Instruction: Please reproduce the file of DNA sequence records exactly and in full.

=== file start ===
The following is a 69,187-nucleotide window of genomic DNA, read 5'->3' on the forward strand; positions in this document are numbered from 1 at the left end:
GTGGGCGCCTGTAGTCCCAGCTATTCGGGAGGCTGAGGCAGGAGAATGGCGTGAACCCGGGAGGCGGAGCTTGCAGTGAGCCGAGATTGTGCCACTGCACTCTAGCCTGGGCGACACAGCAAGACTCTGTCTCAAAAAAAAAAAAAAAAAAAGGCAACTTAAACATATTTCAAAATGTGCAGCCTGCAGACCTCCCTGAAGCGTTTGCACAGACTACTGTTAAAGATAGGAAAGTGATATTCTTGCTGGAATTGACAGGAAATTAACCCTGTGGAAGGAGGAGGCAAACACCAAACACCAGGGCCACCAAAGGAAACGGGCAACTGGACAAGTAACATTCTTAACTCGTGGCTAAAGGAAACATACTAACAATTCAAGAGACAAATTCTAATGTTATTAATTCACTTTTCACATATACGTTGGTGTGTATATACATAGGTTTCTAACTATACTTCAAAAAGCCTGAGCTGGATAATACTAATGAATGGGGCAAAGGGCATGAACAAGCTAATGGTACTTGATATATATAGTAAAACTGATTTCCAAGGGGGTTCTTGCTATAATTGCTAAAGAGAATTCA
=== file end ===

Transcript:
The following is a 69,187-nucleotide window of genomic DNA, read 5'->3' on the forward strand; positions in this document are numbered from 1 at the left end:
GTGGGCGCCTGTAGTCCCAGCTATTCGGGAGGCTGAGGCAGGAGAATGGCGTGAACCCGGGAGGCGGAGCTTGCAGTGAGCCGAGATTGTGCCACTGCACTCTAGCCTGGGCGACACAGCAAGACTCTGTCTCAAAAAAAAAAAAAAAAAAAGGCAACTTAAACATATTTCAAAATGTGCAGCCTGCAGACCTCCCTGAAGCGTTTGCACAGACTACTGTTAAAGATAGGAAAGTGATATTCTTGCTGGAATTGACAGGAAATTAACCCTGTGGAAGGAGGAGGCAAACACCAAACACCAGGGCCACCAAAGGAAACGGGCAACTGGACAAGTAACATTCTTAACTCGTGGCTAAAGGAAACATACTAACAATTCAAGAGACAAATTCTAATGTTATTAATTCACTTTTCACATATACGTTGGTGTGTATATACATAGGTTTCTAACTATACTTCAAAAAGCCTGAGCTGGATAATACTAATGAATGGGGCAAAGGGCATGAACAAGCTAATGGTACTTGATATATATAGTAAAACTGATTTCCAAGGGGGTTCTTGCTATAATTGCTAAAGAGAATTCA